How students are getting spooky this Halloween while still staying COVID-19 safe

By Emma Russell

Student Life Editor

This year, Halloween falls on a Saturday and with a full moon in place it was going to create the perfect spooky atmosphere. Unfortunately due to COVID-19 people are unable to go to parties, go trick-or-treating, or even just spend the holiday with their friends on campus.

This hasn’t stopped the Washington College students from trying to make the best out of this spooky time of the year.

Sophomore Regina Del Pilar is planning to host a Skype call with some of her friends from campus to watch the film “Coraline.”

“I’m gonna force my friends to watch it, and I think Halloween is the best time to do that,” Del Pilar said.

“Coraline” is a famous stop-motion animation movie about a young girl who when she moves into a new home, finds a secret door that leads her to the Other World, a world that mirrors her own. Despite the colorful surroundings and the seemingly nice Other Mother, Coraline discovers the horrors lurking there and must escape back into her world.

“I’m a really big fan of stop-motion animation,” Del Pilar said. “That one scene in Coraline where the garden comes alive, I just think that’s really beautiful and such a complex thing to do, since it takes so much time in stop motion.”

“If I was dressing up for Halloween I was going dress up as Coraline,” she said. 

Freshman Matt Brader said, “For Halloween I’m planning to be my neighborhood’s worst nightmare, a gay.”

“I really wanna get one of those Halloween witch dresses and then I really wanna have some sort of rainbow crop top underneath,” said Brader. “I wanna wear my pride flag as a cape and just walk around.”

Brader’s neighborhood does not have many kids so his plan is to make little goodie bags full of candy for the trick or treaters, a smart way for children to still enjoy Halloween while still being COVID-19 safe.

“I’ll just watch from the entrance of our house in my witch costume,” Brader said. 

“I might also try to get a Halloween costume for my dog and do a fun photo shoot with him if he actually listens to me,” Brader said.

Brader has a 10-year-old dog named Max who for Halloween will be dressing up as a circus ringleader and assisting Brader on the spooky night.

Senior Jake DiPaola reminisced about his past Halloweens and said, “every Halloween since we [his high school friends] didn’t really go trick or treating anymore, we got our enjoyment out of making people poop their pants out of fear.”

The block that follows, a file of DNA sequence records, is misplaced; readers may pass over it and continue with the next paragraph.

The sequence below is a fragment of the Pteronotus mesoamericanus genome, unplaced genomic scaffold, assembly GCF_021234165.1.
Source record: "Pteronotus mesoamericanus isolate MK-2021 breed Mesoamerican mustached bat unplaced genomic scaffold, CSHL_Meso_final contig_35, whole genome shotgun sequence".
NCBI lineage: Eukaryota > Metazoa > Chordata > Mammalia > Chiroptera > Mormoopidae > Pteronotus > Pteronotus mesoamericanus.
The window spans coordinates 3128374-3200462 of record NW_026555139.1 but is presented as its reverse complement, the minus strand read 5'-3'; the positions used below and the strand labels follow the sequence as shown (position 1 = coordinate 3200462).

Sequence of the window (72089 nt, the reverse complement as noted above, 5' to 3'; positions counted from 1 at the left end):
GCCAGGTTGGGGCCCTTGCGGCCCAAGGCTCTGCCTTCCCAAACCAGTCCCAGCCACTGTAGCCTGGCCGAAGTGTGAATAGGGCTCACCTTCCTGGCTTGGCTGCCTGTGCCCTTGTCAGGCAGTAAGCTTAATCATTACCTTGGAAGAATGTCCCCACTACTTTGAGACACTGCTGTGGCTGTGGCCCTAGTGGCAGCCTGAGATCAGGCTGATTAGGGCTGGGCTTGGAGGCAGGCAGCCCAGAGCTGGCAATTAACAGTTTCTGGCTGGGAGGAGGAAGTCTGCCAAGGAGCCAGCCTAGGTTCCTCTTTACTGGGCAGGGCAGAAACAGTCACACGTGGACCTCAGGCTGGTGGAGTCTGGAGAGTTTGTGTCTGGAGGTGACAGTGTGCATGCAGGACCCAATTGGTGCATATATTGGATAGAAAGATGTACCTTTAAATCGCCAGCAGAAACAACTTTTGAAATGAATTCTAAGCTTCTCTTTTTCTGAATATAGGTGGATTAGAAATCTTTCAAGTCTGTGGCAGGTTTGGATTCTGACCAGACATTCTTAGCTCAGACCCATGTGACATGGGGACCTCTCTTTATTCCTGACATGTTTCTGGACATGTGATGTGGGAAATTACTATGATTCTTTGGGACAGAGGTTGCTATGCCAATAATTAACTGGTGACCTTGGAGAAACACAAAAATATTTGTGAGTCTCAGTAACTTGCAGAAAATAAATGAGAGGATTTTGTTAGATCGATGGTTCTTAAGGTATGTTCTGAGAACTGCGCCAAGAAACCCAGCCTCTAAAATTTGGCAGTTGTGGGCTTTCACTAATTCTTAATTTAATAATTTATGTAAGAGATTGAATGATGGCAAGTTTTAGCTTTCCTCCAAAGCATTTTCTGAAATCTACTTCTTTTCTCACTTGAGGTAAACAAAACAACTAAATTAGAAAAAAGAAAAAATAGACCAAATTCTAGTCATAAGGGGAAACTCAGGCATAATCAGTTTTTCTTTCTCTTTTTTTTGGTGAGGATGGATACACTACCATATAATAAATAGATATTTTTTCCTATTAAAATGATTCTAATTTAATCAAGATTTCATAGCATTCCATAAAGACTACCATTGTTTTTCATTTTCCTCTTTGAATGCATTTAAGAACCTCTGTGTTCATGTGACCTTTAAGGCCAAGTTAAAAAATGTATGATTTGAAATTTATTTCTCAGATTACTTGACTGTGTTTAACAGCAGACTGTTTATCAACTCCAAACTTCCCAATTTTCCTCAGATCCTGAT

“Now we have a system that’s very low budget but high scare potential,” DiPaola said.

The pathway leading to DiPaola’s front door, where somebody would be sitting with candy to hand out has a wall of bushes to the right of it with his lawn on the left. 

“We had somebody dressed up, whole body covered… and a mask of a scary clown with their hood pulled over so it’s really hard to tell if it’s a real person or a scarecrow laying flat on their back on the lawn,” he said. “You see the person on the lawn, their job was to do nothing, they didn’t jump out and scare anyone. They were just there for the fear and anticipation. So while people walked down the pathway, looking to their left at the scary clown, we had somebody dressed in all black on their right, hiding in the bushes. So while their attention was drawn to the clown somebody behind them would jump out.”

“The final knockout after the one-two punch that we had was as they left, and they were all joking around that’s when the clown man popped up. Yeah it was a fun complex little scare team,” DiPaola said. 

Such scare tactics aren’t as viable now due to social distancing guidelines so instead the “scare team” had to find something else to keep them busy.

“On Oct 30 our plans are to watch ‘The Mandalorian’ which is gonna be great. We’re probably gonna make some soft pretzels and chips, and watch a couple of episodes,” he said. 

“The Mandalorian” is a “Star Wars” spin-off TV show that is available to stream on Disney+. The first season is out and available to watch now, and the second season premiers on Oct 30.

DiPaola and his boyfriend are also planning to dress up for Halloween. They plan to dress up as the main protagonists of the roleplaying game Xenoblade Chronicles 1 and 2.

“We’re gonna craft [the main protagonists sword] out of Styrofoam and wood, maybe paint it and shove some glow sticks inside of it and call it a day,” said Dipaola. 

Even though Halloween is looking a little different this year due to COVID-19 there are still ways students can have fun with their friends this spooky season.

Featured Photo caption: Matt Brader’s dog Max dressed up as a circus ringleader for Halloween. Photo Courtesy of Matt Brader.

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